Developer-lending brings more risks than benefits

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Urban Wellbeing, Housing and Local Government Minister Tan Sri Noh Omar seems to have created a shock wave by announcing the idea of having property developers apply for moneylending licences so that they can lend to homebuyers who fail to get mortgages from banks.

In fact, some ponder if it was a miscommunication.

“We were all surprised by the announcement. It is not good for the economy. In the first place, if individuals fail to get loans from banks, it is because they are not in a position to service the loans. How can we continue to burden them with debt that they are not able to service? Where is the moral standing?” asks a top executive of a local bank.

It runs completely counter to Bank Negara Malaysia’s tightening measures that aim to keep the high household debt-to-gross domestic product ratio, which is currently at nearly 90%, in check. The main concern will be an increase in subprime lending, which could result in contingent credit risks.

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But can the move be considered a game changer when the minister hasn’t really changed anything?

“There are no restrictions under the Moneylenders Act 1951 that specifically prevent property developers from applying for a licence. In fact, several developers already have such a licence,” says a senior lawyer.

He points out that the requirements for a moneylending licence are the same for any company. Additionally, it simply requires the approval of the minister and the Registrar of Moneylenders.

In other words, Noh did not open any door for the developers. The door was always open; he merely drew attention to the fact.

That said, the minister plays many key roles in the act — approve, revoke and expedite licences. In that sense, Noh’s announcement last week should not be taken lightly either; more developers may possibly obtain licences in the coming months to help boost sales.

“The main problem with the Moneylenders Act is the lack of a regulatory framework to monitor and enforce best practice and governance. It is a far cry from the compliance that banks face,” says the lawyer.

“Banks have capital adequacy ratio and liquidity requirements. They also have to comply with international regulations like Basel III. On top of that, their deposits are insured. In contrast, moneylending is a relatively opaque industry.”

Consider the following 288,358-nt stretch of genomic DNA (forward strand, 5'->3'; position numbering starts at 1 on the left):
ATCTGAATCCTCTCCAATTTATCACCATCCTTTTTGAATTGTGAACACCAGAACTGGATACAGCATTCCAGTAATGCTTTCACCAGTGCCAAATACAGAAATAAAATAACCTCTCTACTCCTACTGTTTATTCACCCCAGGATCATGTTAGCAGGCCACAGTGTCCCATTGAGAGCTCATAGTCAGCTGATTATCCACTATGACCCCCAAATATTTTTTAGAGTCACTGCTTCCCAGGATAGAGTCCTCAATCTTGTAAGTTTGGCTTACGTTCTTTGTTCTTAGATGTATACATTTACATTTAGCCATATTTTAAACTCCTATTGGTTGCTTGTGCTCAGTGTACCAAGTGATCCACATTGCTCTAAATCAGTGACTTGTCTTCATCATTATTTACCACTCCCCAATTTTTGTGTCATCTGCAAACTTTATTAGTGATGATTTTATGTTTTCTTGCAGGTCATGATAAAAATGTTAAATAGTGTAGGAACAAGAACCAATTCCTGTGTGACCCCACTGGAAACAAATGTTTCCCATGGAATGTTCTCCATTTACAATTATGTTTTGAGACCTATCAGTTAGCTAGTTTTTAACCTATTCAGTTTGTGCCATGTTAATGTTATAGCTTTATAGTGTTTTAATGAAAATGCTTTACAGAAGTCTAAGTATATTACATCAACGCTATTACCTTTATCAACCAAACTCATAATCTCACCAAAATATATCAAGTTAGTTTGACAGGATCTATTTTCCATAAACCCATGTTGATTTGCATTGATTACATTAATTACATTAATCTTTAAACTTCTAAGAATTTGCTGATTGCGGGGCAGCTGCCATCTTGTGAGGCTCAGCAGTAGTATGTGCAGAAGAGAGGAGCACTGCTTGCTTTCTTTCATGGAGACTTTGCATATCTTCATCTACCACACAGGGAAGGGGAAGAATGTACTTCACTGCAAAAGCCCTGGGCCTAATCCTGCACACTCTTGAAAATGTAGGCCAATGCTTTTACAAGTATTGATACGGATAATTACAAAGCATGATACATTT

Note that moneylenders are only governed by the registrar and the Act does not come under the purview of Bank Negara.

Hence, it is not surprising that senior executives of banks The Edge spoke to were unanimously opposed to moneylending by property developers — and with legitimate concerns as well.

One of them says, “This does not make sense. It looks like subprime lending, and with those rates, people will have trouble servicing the loans.”

Subprime refers to loans extended to borrowers with a poor credit history. In large numbers, subprime lending can create a huge contingent risk for the banking sector as well as property developers themselves — the main concern of bankers.

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“It is important that responsible lending is observed so that only those who can afford to borrow are given such financing to purchase a house,” says a veteran banker.

By the same token, property developers who are struggling to sell their products argue that moneylending is crucial to help some homebuyers who are on the margin get financing.

“This is good news. Of late, many buyers have been facing problems securing end-financing from banks. But if a developer can come in and lend about 10% to 20%, it could help close the gap,” Sunsuria Bhd chief executive Koong Wai Seng tells The Edge.

While acknowledging that the concerns over the risk to credit are valid, Koong points out that developers will have internal and external checks and balances.

“Even if we were to give a loan to a buyer, say, 20%, we still need the bank to approve the loan. The bank is going to look at where the buyer is getting his money. They will want to see the creditworthiness of the developer that is putting in the 20% as well,” he explains.